Biography of Thomas Otway
Thomas Otway (3 March 1652 – 14 April 1685) was an English dramatist of the Restoration period, best known for Venice Preserv'd, or A Plot Discover'd (1682).
In 1675 Thomas Betterton produced, at the Dorset Garden Theatre, Otway's first play, Alcibiades, which was printed in the same year. It is a tragedy, written in heroic verse, saved from absolute failure only by the actors. Elizabeth Barry took the part of Draxilla, and her lover, John Wilmot, 2nd Earl of Rochester, recommended Otway to the Duke of York (later King James II). He made a great improvement in Don Carlos, Prince of Spain (licensed 15 June 1676). The material for this rhymed tragedy came from the novel of the same name, written in 1672 by the Abbé de Saint-Real, the source from which Friedrich Schiller also drew his tragedy of Don Carlos. In it the two characters familiar throughout his plays make their appearance. Don Carlos is the impetuous, unstable youth, who seems to be drawn from Otway himself, while the queen's part is the gentle pathetic character repeated in his more celebrated heroines, Monimia and Belvidera. It got more money, says John Downes (Roscius Anglicanus, 1708) of this play, than any preceding modern tragedy.
In 1677 Betterton produced two adaptations from the French by Otway, Titus and Berenice (from Racine's Bérénice), and the Cheats of Scapin (from Molière's Fourberies de Scapin). These were printed together, with a dedication to Rochester. In 1678 he produced an original comedy, Friendship in Fashion, which was very successful.
In February 1680, the first of Otway's two tragic masterpieces, The Orphan, or The Unhappy Marriage, was produced at the Dorset Garden, Mrs Barry playing the part of Monimia. Written in blank verse, modelled on that of Shakespeare, its success was due to the tragic pathos, of which Otway was a master, in the characters of Castalio and Monimia. The History and Fall of Caius Marius, produced in the same year, and printed in 1692, is a curious grafting of Shakespeare's Romeo and Juliet on the story of Marius as related in Plutarch's Lives.
In 1680 Otway also published The Poets Complaint of his Muse, or A Satyr against Libells, in which he retaliated on his literary enemies. An indifferent comedy, The Soldier's Fortune (1681), was followed in February 1682 by Venice Preserv'd, or A Plot Discover'd. The story is founded on the Histoire de la conjuration des Espagnols contre la Venise en 1618, also by the Abbé de Saint-Real, but Otway modified the story considerably. The character of Belvidera is his own, and the leading part in the conspiracy, taken by Bedamor, the Spanish ambassador, is given in the play to the historically insignificant Pierre and Jaffeir. The piece has a political meaning, enforced in the prologue. The Popish Plot was in Otway's mind, and Anthony, 1st earl of Shaftesbury, is caricatured in Antonio. There is an allusion to Shaftesbury in the play's "Prologue", in the following lines:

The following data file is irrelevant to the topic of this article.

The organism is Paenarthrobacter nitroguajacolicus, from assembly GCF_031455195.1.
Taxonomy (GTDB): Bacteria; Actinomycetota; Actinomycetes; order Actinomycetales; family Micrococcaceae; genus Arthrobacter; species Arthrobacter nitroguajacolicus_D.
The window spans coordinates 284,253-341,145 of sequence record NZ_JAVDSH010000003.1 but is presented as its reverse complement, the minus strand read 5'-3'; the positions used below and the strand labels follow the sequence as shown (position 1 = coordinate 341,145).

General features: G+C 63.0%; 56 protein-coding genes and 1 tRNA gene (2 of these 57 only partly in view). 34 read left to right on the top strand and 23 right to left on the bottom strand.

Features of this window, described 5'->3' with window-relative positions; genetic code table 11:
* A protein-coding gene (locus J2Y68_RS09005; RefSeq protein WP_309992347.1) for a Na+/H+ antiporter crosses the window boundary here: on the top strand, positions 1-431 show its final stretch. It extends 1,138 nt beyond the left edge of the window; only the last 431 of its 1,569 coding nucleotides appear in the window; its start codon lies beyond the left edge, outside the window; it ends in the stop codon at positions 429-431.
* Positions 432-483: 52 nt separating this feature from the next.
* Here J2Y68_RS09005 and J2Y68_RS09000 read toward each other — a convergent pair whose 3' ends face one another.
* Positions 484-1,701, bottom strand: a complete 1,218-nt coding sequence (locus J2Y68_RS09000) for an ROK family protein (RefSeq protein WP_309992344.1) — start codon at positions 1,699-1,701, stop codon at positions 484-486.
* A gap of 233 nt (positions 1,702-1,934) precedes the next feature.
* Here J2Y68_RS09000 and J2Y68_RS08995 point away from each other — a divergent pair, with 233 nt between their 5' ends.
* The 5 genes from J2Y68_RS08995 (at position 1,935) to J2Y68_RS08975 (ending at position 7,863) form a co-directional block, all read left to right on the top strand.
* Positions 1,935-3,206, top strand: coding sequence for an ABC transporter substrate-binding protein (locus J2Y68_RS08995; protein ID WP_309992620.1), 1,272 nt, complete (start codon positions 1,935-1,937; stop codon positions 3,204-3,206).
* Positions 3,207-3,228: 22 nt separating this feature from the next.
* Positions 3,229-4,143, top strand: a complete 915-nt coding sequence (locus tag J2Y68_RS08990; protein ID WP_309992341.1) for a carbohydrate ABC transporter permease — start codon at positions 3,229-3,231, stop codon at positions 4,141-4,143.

"Poland, Poland! Had it been thy Lot,
T'have heard in time of this Venetian Plot;
Thou surely chosen hadst one King from thence,
And honour'd them as thou hast England since."
The allusion is to rumours current at the time that Shaftesbury had planned to make himself King of Poland. Because of this, and the silver pipe John Locke had inserted into him to drain an abscess, he was popularly referred to as "Count Tapski".
Venice Preserv'd also contains an allusion to Rochester's famous deathbed conversion, as reported in Gilbert Burnet's Some Passages of the Life and Death of.. Rochester (1680). The conversion was doubted by many, and Otway is obviously sceptical, for when Pierre is on the scaffold, attended by a priest, he is made to say the following to his executioner (Act V, scene ii): "Captain, I'd have hereafter / This fellow write no Lies of my Conversion."
The play won instant success. It was translated into almost every modern European language, and even Dryden said of it: "Nature is there, which is the greatest beauty."
The Orphan and Venice Preserved remained stock pieces on the stage until the 19th century, and the leading actresses of the period played Monimia and Belvidera. One or two prefaces, another weak comedy, The Atheist (1684), and two posthumous pieces, a poem, Windsor Castle (1685), a panegyric of Charles II, and a History of the Triumvirates (1686), translated from the French, complete the list of Otway's works. A tragedy entitled Heroick Friendship was printed in 1686 as Otway's work, but the ascription is unlikely.
The Works of Mr Thomas Otway with some account of his life and writings, published in 1712, was followed by other editions (1757, 1768, 1812). The standard edition is that by T Thornton (1813).
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I DID but look and love awhile,
'Twas but for one half-hour;
Then to resist I had no will,
And now I have no power.
To sigh and wish is all my ease;
Sighs which do heat impart
Enough to melt the coldest ice,
Yet cannot warm your heart.